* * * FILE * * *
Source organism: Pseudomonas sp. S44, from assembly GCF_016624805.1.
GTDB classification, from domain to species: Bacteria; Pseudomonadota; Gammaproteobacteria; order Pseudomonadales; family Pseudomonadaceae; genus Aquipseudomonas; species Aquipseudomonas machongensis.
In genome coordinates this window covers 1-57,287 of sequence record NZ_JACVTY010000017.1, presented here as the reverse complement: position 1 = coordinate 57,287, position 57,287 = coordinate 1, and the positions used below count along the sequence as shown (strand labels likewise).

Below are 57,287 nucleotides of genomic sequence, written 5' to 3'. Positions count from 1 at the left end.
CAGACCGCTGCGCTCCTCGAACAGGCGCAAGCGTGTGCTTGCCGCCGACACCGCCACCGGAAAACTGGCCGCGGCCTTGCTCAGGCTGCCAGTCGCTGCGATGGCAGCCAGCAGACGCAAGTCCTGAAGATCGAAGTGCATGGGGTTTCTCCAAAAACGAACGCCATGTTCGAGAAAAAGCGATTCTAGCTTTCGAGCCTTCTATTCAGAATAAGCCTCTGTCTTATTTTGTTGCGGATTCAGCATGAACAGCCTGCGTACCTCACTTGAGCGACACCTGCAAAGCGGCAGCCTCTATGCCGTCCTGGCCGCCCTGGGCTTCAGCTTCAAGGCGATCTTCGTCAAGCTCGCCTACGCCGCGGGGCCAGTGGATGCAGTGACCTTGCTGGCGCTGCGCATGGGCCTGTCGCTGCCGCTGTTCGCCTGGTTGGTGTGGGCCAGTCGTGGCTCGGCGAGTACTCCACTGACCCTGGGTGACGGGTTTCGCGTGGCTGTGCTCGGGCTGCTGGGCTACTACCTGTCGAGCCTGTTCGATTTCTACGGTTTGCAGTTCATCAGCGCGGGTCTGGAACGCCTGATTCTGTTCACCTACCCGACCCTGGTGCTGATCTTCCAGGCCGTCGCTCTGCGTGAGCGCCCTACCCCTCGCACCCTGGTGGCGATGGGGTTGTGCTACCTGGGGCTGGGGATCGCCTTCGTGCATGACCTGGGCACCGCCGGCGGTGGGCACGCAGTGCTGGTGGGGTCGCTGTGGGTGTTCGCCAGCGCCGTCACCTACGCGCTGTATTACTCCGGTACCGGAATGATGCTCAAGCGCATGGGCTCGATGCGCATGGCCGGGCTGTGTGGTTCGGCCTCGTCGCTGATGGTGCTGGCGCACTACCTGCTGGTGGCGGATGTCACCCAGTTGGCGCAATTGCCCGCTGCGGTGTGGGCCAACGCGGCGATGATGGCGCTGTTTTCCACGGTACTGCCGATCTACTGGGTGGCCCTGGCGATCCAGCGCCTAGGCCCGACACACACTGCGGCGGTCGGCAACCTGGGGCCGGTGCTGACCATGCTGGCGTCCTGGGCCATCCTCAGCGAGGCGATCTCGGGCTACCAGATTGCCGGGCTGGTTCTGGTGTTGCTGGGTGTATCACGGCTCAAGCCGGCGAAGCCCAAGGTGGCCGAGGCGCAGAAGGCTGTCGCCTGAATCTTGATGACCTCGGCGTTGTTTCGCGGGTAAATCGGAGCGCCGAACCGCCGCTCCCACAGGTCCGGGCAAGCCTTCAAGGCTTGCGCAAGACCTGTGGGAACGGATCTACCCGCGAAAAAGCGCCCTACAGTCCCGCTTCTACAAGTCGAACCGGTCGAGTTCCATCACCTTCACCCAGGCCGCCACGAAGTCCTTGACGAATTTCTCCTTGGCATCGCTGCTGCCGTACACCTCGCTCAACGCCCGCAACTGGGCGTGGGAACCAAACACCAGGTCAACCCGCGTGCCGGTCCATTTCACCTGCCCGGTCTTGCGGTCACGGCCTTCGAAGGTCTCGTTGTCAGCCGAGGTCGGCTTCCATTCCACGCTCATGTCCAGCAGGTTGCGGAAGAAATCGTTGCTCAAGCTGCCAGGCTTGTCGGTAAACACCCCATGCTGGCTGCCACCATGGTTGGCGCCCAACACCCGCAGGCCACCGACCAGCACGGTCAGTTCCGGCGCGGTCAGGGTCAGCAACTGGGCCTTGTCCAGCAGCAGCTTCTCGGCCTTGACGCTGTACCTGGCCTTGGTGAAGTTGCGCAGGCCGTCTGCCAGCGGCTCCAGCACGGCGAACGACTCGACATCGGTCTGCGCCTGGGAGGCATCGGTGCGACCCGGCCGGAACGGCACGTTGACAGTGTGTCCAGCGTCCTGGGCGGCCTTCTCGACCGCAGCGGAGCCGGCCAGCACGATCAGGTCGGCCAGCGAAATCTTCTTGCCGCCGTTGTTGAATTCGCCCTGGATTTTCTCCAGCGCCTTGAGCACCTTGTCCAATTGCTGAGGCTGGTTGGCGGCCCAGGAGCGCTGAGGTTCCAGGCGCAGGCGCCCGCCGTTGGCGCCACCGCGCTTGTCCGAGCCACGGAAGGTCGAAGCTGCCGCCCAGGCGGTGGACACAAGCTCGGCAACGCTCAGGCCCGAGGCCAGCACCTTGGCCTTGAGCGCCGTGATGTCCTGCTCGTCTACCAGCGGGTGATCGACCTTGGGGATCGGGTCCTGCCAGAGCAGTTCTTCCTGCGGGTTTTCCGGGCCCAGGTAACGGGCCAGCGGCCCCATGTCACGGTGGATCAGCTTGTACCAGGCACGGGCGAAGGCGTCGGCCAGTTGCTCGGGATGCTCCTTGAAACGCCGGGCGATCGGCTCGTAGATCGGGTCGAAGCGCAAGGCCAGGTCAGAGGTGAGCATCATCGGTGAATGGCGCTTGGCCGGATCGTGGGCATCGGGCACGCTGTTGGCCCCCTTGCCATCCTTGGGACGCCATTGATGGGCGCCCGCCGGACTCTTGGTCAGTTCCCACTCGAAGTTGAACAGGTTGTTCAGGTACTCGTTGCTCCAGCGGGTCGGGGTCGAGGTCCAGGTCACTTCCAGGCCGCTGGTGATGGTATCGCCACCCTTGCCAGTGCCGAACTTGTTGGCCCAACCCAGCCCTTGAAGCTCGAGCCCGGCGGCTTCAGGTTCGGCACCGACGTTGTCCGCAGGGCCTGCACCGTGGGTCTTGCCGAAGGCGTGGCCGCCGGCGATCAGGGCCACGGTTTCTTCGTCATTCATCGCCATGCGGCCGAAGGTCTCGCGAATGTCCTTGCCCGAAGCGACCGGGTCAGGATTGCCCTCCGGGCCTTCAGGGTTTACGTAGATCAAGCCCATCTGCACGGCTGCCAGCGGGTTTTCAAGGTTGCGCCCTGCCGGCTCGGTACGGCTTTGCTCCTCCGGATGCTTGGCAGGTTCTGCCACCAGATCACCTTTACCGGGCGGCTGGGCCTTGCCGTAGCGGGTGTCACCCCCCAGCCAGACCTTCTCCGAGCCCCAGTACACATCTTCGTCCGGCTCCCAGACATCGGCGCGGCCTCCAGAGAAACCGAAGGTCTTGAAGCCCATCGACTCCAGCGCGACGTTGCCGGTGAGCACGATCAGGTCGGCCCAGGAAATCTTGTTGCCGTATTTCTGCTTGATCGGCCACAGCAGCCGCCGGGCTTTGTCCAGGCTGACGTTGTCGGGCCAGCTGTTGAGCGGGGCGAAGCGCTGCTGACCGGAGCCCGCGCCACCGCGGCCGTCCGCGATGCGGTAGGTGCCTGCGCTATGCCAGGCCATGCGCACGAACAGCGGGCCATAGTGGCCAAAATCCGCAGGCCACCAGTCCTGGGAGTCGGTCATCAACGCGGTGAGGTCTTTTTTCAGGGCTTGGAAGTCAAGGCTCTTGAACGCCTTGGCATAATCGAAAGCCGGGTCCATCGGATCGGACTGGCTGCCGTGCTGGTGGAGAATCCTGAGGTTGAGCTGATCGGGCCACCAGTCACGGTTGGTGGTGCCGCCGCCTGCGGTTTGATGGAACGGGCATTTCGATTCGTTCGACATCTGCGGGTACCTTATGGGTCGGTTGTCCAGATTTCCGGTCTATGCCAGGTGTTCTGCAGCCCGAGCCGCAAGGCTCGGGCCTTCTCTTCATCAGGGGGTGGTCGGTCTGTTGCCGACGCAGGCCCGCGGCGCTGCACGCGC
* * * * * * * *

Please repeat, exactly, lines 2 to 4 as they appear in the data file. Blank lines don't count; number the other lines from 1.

GTDB classification, from domain to species: Bacteria; Pseudomonadota; Gammaproteobacteria; order Pseudomonadales; family Pseudomonadaceae; genus Aquipseudomonas; species Aquipseudomonas machongensis.
In genome coordinates this window covers 1-57,287 of sequence record NZ_JACVTY010000017.1, presented here as the reverse complement: position 1 = coordinate 57,287, position 57,287 = coordinate 1, and the positions used below count along the sequence as shown (strand labels likewise).

Below are 57,287 nucleotides of genomic sequence, written 5' to 3'. Positions count from 1 at the left end.